The effective management of SAD involves a multimodal treatment that involves cognitive behavioral therapy, family based therapy and pharmacological therapy. Cognitive behavioral therapy is singled out as the best intervention for SAD. Studies have shown significant drop in truancy rates with as much as 83% of the subjects who underwent the therapy successfully attending schools. (Assessed a year after the therapy) Cognitive therapy aims at a restructure of the perceptions of the child about separation. It aims to identify the underlying somatic symptoms and to successfully deal with them. Pharmacological interventions are not preferred as a general case for the management of SAD, but if the symptoms are severe and they impede with the normal functioning of the child pharmacological intervention might be added to manage it better. Fluoxetine or Prozac is the only drug (a selective serotonin reuptake Inhibitor) that is approved by the FDA for use in children below 12 years of age. Other SSRI drugs are generally avoided, as they are known to cause side effects such as suicidal ideation, aggression, etc. Family based therapy aims to identify any pre-existing psychiatric conditions in members of the family. Family therapy involves counseling to the members of the family so as to identify and remove and damaging and disruptive behavioral patterns in the family that may affect the Childs normal development. [Bettina E. Bernstein]


Separation anxiety is a very natural reaction and very much a part of the normal cognitive development of a child. It is part of the normal bonding process between the child and the parents. However, separation anxiety disorder is an abnormal condition where there is excessive anxiety, which is far beyond the normal level for the particular stage of development of the child. Over protective parenting style, depressed parents, or other environmental stressors such as early loss of parents or close persons are all high risk factors that may make a child vulnerable for separation anxiety disorder. As several studies discussed above, separation anxiety disorder is a precursor for several psychiatric conditions much later in the adult life. Thus it is important to treat SAD promptly not only for its remission but also for its effectiveness in controlling the development of future psychopathology. A multimodal treatment program involving cognitive behavioral therapy, family based therapy, and appropriate pharmacological intervention if necessary, is the best therapeutic approach to effectively manage separation anxiety disorder.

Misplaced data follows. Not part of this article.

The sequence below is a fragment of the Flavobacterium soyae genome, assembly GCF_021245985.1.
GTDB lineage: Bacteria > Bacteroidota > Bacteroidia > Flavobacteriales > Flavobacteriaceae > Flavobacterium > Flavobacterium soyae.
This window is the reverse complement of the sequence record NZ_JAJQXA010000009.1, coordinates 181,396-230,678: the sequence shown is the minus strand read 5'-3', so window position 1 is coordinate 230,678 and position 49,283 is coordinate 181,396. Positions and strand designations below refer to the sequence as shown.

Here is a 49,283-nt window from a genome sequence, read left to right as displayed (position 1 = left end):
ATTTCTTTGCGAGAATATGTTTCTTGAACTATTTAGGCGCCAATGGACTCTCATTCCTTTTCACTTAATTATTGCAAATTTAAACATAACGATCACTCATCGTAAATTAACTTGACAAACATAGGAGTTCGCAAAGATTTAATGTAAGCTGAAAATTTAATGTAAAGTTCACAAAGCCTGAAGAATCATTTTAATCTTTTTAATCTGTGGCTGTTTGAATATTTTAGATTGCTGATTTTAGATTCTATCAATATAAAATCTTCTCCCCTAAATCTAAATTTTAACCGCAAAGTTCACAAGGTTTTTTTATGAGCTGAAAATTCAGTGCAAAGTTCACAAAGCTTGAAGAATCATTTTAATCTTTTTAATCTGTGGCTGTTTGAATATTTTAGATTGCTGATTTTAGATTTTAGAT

1) Osone, Akira (A); Takahashi, Saburo (S) (Sep, 2006), 'Possible link between childhood separation anxiety and adulthood personality disorder in patients with anxiety disorders in Japan.' The Journal of clinical psychiatry, vol 67 (issue 9): pp 1451-7

2) Karl Karlovec M.D. & Kurosch Yazdi, M.D (2008), ' Separation Anxiety Disorder and School refusal in Childhood: Potential Risk Factor for Developing Distinct Psychiatric Disorders?' J. Clin Psychiatry. vol 10(1): 72 -- 73.

3) Lewinsohn PM & Holm-Denoma JM (May 2008), ' Separation Anxiety Disorder in Childhood as a risk factor for Future mental Illness', J Am Acad Child Adolesc Psychiatry, 47(5):548-55

4) Jeffery J. Wood (Sep 2006), 'Parental Intrusiveness and Children's Separation Anxiety in a Clinical Sample', Journal of Child Psychiatry and Human Development, Vol 37, No 1,

5) Seligman LD & Wuyek LA (Mar 2007), 'Correlates of separation anxiety symptoms among first-semester college students: an exploratory study.', Journal of Psychology, 141(2):135-45

6) Marco Battaglia, MD & Paola Pesenti-Gritti, MSc (2009), 'A Genetically

Informed Study of the Association Between Childhood Separation Anxiety,

Sensitivity to CO2, Panic Disorder, and the Effect of Childhood Parental Loss',

Arch Gen Psychiatry. 2009; 66(1): 64-71.

7) Orgiles Amoros M, Espada Sanchez JP, Mendez Carrillo X. (Aug 2008), 'Separation Anxiety Disorder in a Sample of Children of Divorce', Psicothema, 20(3): 383-8…